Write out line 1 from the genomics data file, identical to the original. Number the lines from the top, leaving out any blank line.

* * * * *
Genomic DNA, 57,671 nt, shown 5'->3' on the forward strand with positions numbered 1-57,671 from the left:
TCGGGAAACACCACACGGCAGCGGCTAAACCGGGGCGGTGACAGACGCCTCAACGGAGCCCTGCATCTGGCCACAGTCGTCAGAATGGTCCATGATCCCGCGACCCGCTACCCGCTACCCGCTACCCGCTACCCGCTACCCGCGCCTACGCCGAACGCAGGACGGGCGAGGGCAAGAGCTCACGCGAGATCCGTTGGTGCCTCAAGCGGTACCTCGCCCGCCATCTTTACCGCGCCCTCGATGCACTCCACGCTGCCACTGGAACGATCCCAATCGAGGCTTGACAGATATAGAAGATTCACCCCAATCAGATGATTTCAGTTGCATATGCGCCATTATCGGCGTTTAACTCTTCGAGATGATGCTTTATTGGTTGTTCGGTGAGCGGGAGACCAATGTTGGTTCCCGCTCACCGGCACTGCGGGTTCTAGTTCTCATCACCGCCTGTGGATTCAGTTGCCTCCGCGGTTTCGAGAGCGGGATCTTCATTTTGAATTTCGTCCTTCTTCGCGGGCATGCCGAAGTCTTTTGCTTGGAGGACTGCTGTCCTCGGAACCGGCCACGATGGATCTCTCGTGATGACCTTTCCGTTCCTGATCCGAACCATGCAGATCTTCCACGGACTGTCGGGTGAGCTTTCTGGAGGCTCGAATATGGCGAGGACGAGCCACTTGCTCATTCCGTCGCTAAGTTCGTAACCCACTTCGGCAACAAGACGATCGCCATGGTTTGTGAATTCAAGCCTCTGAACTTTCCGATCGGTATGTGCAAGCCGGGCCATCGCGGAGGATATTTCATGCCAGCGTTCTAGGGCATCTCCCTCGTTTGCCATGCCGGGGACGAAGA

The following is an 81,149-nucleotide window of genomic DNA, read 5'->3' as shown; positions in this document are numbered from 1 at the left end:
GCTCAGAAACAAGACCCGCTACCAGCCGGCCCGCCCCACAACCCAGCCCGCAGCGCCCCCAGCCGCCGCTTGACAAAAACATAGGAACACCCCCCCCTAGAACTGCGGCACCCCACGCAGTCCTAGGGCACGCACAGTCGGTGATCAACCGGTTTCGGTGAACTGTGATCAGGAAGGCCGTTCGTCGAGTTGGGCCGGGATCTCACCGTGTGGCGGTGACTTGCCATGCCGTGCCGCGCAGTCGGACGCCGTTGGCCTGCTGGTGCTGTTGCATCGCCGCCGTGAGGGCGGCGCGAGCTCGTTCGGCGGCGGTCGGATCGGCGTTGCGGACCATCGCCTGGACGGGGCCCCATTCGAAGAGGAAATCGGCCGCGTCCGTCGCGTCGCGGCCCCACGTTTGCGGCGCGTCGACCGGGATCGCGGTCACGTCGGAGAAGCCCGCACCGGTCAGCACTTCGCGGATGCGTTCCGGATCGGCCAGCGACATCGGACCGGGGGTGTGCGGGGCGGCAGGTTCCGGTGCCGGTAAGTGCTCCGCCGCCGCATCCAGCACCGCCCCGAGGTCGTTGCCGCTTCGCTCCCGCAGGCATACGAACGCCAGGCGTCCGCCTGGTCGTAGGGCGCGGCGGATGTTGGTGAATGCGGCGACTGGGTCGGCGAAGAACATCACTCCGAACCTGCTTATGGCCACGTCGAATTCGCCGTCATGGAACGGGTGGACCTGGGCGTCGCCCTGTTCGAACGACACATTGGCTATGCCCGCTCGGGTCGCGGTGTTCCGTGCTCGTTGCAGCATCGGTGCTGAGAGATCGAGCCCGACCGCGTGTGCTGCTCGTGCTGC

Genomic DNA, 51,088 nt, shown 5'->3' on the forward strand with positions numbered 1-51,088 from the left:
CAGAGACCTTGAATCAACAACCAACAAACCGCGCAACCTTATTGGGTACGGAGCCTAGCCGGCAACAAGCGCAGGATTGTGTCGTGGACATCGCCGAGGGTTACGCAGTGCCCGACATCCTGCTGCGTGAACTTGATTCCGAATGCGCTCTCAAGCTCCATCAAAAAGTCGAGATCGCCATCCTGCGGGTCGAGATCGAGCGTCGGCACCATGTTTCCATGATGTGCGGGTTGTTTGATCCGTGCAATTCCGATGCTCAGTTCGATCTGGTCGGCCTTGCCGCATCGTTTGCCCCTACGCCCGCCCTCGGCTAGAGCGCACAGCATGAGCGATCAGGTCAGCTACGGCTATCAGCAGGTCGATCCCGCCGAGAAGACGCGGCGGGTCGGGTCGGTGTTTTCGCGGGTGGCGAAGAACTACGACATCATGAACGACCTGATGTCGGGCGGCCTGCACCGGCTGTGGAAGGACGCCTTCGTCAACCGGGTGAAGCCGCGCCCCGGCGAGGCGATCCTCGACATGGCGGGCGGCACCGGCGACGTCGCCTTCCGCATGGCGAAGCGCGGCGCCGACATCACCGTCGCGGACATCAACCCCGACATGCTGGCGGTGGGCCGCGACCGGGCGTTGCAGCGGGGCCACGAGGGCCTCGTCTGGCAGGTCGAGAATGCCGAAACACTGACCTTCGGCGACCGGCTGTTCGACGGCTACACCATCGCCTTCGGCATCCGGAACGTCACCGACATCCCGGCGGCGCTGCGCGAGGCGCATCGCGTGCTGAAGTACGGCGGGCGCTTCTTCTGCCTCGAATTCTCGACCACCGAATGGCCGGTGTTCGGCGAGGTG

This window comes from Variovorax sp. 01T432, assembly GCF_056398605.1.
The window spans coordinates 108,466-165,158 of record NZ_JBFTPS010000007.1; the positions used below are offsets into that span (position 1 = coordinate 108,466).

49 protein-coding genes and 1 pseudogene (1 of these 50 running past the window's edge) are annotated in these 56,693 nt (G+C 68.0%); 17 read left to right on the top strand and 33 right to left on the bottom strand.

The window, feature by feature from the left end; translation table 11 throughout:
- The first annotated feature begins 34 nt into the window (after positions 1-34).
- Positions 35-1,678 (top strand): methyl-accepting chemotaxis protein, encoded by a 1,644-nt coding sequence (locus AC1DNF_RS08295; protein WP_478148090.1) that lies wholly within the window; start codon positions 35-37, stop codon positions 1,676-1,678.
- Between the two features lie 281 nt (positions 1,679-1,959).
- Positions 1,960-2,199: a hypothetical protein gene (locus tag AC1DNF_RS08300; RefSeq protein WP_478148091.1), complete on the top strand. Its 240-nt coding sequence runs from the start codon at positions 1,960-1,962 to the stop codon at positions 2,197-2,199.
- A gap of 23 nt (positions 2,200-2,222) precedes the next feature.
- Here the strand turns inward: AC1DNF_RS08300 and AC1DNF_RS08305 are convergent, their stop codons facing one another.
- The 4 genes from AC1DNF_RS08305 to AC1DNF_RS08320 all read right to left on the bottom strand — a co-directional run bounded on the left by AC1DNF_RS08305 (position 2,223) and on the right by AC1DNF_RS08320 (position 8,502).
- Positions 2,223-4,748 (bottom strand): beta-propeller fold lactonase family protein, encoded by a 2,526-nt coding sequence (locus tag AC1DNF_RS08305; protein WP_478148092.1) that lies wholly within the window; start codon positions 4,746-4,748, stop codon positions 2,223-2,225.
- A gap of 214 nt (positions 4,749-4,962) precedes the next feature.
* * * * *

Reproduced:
Genomic DNA, 57,671 nt, shown 5'->3' on the forward strand with positions numbered 1-57,671 from the left: